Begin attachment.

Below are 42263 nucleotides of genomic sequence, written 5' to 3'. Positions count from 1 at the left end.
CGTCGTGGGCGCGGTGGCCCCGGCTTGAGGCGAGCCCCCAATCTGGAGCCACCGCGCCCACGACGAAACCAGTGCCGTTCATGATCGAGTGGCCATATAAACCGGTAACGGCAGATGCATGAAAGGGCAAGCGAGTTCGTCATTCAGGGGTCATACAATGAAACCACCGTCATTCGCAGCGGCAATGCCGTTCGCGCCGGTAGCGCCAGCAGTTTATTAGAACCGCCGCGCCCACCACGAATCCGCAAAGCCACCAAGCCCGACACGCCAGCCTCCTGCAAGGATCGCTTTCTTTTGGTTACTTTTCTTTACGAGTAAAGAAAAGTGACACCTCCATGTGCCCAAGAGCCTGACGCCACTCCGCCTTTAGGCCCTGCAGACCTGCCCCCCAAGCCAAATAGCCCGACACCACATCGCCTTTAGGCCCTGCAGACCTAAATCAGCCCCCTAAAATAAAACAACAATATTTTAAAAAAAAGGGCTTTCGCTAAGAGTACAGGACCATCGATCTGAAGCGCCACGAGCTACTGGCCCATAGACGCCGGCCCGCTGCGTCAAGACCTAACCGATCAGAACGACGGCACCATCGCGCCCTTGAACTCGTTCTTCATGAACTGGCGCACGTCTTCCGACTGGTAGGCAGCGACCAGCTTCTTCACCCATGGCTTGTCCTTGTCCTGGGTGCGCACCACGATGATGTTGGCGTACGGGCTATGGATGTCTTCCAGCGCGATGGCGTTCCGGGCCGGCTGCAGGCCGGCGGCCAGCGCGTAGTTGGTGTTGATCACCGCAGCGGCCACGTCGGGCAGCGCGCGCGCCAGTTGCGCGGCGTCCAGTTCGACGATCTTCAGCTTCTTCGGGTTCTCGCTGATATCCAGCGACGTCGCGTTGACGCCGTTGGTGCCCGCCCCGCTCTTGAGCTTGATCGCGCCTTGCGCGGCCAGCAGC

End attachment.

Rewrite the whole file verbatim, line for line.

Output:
Below are 42263 nucleotides of genomic sequence, written 5' to 3'. Positions count from 1 at the left end.
CGTCGTGGGCGCGGTGGCCCCGGCTTGAGGCGAGCCCCCAATCTGGAGCCACCGCGCCCACGACGAAACCAGTGCCGTTCATGATCGAGTGGCCATATAAACCGGTAACGGCAGATGCATGAAAGGGCAAGCGAGTTCGTCATTCAGGGGTCATACAATGAAACCACCGTCATTCGCAGCGGCAATGCCGTTCGCGCCGGTAGCGCCAGCAGTTTATTAGAACCGCCGCGCCCACCACGAATCCGCAAAGCCACCAAGCCCGACACGCCAGCCTCCTGCAAGGATCGCTTTCTTTTGGTTACTTTTCTTTACGAGTAAAGAAAAGTGACACCTCCATGTGCCCAAGAGCCTGACGCCACTCCGCCTTTAGGCCCTGCAGACCTGCCCCCCAAGCCAAATAGCCCGACACCACATCGCCTTTAGGCCCTGCAGACCTAAATCAGCCCCCTAAAATAAAACAACAATATTTTAAAAAAAAGGGCTTTCGCTAAGAGTACAGGACCATCGATCTGAAGCGCCACGAGCTACTGGCCCATAGACGCCGGCCCGCTGCGTCAAGACCTAACCGATCAGAACGACGGCACCATCGCGCCCTTGAACTCGTTCTTCATGAACTGGCGCACGTCTTCCGACTGGTAGGCAGCGACCAGCTTCTTCACCCATGGCTTGTCCTTGTCCTGGGTGCGCACCACGATGATGTTGGCGTACGGGCTATGGATGTCTTCCAGCGCGATGGCGTTCCGGGCCGGCTGCAGGCCGGCGGCCAGCGCGTAGTTGGTGTTGATCACCGCAGCGGCCACGTCGGGCAGCGCGCGCGCCAGTTGCGCGGCGTCCAGTTCGACGATCTTCAGCTTCTTCGGGTTCTCGCTGATATCCAGCGACGTCGCGTTGACGCCGTTGGTGCCCGCCCCGCTCTTGAGCTTGATCGCGCCTTGCGCGGCCAGCAGC